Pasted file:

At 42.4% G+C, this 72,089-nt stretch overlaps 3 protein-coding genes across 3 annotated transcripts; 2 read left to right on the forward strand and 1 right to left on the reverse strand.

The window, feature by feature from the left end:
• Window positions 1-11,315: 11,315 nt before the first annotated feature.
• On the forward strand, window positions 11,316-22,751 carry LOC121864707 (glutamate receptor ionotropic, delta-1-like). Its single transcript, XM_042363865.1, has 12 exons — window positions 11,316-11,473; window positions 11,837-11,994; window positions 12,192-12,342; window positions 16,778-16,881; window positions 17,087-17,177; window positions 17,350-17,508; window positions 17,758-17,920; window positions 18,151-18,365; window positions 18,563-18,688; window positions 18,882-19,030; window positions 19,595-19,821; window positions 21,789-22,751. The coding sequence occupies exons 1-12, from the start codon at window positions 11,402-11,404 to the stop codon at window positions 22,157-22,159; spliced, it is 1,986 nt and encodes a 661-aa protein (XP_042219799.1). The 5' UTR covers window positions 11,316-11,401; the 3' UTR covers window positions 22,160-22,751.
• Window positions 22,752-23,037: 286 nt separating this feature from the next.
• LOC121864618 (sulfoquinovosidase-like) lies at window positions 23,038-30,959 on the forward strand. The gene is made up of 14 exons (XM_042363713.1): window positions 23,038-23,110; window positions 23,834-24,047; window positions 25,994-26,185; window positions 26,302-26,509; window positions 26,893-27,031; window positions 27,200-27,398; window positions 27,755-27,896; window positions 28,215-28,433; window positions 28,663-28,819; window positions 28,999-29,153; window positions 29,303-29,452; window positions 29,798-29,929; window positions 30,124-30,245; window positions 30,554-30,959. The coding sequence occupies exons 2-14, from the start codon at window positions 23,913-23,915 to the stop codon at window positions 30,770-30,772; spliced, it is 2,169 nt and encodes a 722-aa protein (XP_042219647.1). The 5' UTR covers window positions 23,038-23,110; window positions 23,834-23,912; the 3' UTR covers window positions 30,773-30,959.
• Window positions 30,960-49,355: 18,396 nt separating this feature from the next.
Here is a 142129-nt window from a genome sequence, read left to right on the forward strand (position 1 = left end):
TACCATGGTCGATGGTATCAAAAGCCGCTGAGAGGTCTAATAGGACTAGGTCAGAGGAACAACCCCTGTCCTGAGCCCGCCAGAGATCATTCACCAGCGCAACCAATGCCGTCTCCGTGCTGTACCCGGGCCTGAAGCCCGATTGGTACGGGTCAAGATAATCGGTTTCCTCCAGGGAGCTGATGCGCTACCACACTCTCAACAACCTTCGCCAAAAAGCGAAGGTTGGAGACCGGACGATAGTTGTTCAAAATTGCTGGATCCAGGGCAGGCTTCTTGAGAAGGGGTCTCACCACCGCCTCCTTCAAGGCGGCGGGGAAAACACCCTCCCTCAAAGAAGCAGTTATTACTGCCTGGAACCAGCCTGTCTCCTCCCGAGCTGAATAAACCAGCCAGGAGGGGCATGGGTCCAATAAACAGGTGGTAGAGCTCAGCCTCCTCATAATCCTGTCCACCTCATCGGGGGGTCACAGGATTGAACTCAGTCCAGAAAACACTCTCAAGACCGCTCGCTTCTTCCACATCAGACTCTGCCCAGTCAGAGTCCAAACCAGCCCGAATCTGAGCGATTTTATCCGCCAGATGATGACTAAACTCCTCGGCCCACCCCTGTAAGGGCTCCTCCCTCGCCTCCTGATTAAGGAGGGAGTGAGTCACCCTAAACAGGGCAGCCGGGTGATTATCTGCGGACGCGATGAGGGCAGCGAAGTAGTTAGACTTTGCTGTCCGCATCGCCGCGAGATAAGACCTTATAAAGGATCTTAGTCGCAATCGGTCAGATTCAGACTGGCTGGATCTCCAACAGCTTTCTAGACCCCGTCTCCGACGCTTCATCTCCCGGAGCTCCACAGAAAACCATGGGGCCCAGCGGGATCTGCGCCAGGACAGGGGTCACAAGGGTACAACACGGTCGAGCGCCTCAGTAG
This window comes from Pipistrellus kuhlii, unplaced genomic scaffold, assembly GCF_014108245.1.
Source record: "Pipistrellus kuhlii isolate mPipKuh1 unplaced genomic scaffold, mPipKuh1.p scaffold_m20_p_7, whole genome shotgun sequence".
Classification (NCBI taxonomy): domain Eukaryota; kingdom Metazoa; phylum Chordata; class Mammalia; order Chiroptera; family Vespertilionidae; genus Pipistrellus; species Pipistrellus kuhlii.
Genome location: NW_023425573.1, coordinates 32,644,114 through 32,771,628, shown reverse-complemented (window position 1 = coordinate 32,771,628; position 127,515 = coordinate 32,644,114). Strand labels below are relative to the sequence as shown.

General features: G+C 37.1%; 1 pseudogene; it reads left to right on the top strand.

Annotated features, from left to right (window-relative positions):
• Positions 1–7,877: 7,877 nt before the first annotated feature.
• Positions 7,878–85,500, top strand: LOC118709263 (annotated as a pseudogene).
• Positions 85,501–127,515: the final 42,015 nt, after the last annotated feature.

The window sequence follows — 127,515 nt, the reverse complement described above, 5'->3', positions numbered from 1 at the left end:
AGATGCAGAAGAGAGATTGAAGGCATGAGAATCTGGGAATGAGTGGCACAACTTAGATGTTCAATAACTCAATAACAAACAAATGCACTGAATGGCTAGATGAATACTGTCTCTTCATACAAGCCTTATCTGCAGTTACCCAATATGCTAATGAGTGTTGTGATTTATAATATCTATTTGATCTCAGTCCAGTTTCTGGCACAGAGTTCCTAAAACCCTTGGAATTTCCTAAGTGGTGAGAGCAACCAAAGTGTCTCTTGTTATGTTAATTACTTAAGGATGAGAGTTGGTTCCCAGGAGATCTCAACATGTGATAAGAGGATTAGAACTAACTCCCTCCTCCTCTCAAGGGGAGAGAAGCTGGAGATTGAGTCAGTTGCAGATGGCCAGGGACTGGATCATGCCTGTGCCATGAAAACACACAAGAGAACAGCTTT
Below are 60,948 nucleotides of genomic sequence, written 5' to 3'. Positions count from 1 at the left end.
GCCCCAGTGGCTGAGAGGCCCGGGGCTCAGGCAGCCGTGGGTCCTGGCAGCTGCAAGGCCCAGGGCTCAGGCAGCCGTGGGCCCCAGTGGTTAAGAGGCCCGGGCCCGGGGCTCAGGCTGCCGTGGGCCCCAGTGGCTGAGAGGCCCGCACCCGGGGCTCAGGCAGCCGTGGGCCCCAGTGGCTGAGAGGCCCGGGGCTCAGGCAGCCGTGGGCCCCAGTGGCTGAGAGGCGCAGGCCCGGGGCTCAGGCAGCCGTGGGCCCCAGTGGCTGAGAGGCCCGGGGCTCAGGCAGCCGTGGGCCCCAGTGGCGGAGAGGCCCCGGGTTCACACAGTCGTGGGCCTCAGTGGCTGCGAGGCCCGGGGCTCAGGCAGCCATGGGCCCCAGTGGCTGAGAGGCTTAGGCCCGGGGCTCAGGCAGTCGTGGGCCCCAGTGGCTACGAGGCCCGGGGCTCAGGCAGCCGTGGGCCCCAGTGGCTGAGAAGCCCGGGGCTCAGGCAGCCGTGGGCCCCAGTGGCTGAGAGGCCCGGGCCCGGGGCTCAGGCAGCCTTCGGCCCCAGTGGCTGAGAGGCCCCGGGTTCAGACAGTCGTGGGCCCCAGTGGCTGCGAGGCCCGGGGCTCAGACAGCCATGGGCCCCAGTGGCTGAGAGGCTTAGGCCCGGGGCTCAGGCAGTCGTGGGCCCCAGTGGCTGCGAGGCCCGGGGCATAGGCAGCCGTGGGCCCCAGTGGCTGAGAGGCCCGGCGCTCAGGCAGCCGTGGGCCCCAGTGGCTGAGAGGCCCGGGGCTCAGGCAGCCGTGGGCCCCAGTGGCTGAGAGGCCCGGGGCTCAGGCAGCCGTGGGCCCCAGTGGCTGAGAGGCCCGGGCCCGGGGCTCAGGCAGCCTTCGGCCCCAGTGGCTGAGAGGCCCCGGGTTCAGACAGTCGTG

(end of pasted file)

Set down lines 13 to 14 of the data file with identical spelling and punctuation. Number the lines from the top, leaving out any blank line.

Genome location: NW_023425573.1, coordinates 32,644,114 through 32,771,628, shown reverse-complemented (window position 1 = coordinate 32,771,628; position 127,515 = coordinate 32,644,114). Strand labels below are relative to the sequence as shown.

General features: G+C 37.1%; 1 pseudogene; it reads left to right on the top strand.